So, I find the personal labeling strange. However, I appreciate it probably arises from the attitude that we should treat religion with kid gloves. The sort of healthy, robust debate we see in issues of science, politics, sport, etc., are not acceptable, can in fact be offensive, with religion. People do seem to be defensive about religious beliefs, usually not wanting to see them challenged and not allowing themselves to be open to change in the way they may be about their other beliefs regarding scientific theories, sport teams or political parties. I guess this defensive attitude is why, in this area more than most, we tend to use information like a drunk uses a lamppost – more for support than illumination.
Select your review?
I saw this attitude towards Dawkins’ book in a recent debate amongst siblings of a Catholic family I am related to. Two of them had read the book, thought it was great and described their own attitudes. Several others were strongly opposed to the book, disagreed with it completely, but had not read it – nor were they going to. Instead they were referring their errant siblings to selected reviews of the book. I can understand why that happens (as explained above I have also been guilty of this) but this is the way prejudice and uninformed criticism is perpetuated.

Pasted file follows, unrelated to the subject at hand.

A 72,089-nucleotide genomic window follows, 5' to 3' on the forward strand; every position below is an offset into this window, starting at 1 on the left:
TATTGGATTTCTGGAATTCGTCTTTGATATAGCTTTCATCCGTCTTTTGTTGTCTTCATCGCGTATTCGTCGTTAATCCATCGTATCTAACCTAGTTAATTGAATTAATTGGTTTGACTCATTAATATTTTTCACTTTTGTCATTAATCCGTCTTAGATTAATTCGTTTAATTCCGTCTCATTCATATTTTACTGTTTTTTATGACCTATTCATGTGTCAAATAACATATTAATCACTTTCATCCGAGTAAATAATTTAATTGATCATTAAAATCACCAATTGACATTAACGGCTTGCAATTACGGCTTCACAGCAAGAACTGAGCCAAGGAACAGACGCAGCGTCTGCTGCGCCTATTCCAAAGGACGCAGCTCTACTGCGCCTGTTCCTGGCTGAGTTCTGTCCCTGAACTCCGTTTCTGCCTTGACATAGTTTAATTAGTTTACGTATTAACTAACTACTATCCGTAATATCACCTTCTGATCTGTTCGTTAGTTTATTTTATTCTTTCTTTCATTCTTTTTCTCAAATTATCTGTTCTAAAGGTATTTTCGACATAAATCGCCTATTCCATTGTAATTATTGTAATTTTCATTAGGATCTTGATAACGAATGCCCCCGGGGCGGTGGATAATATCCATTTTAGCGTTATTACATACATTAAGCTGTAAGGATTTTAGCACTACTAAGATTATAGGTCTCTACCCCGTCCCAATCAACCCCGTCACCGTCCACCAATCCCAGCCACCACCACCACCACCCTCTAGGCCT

As an aside, isn’t this exactly what happened with Nicky Hager’s book The Hollow Men. Reviewers and others lined up according their political prejudices, often without reading the book. In the process they missed important information on how our political system and population are manipulated by powerful interest groups. This has happened with both the Labour and National Parties and is something we should all confront in the interests of preserving our democracy.
Does Dawkins lump all Christians together?
Bishop Richard Randerson and others charge Dawkins with making the mistake of lumping all Christians together and identifying them with fundamentalist views. They accuse him of knocking down a straw man. I think there is a misinterpretation here. In his Scientific American discussion with Lawrence Krauss (Can Science Speak to Faith?) Dawkins does differentiate between fundamentalist and other Christians, especially as he sees the former as impervious to evidence and reason whereas more moderate Christians can accept science and hopefully modify their beliefs because of this.
So I think these critics have set up their own straw man. Dawkins actual criticism referred to faith as a method of reaching understanding. People are taught from a young age to rely on faith in scriptures and the “word of God” as transmitted to them by religious leaders, rather than on reason and evidence. Such faith can give people justification for killing doctors, blowing up clinics and mosques, encouraging mass suicides or flying planes into buildings because it is “God’s will.” Dawkins charge, then, is that even moderate Christians are in effect supporting fundamentalism if they educate their children to accept faith, especially if they advocate faith as a substitute for rational and critical methods of reasoning.
I agree it would be wrong to lump moderate and fundamentalist Christians together. But I do think Dawkins has a point about faith, and the danger of teaching it to children.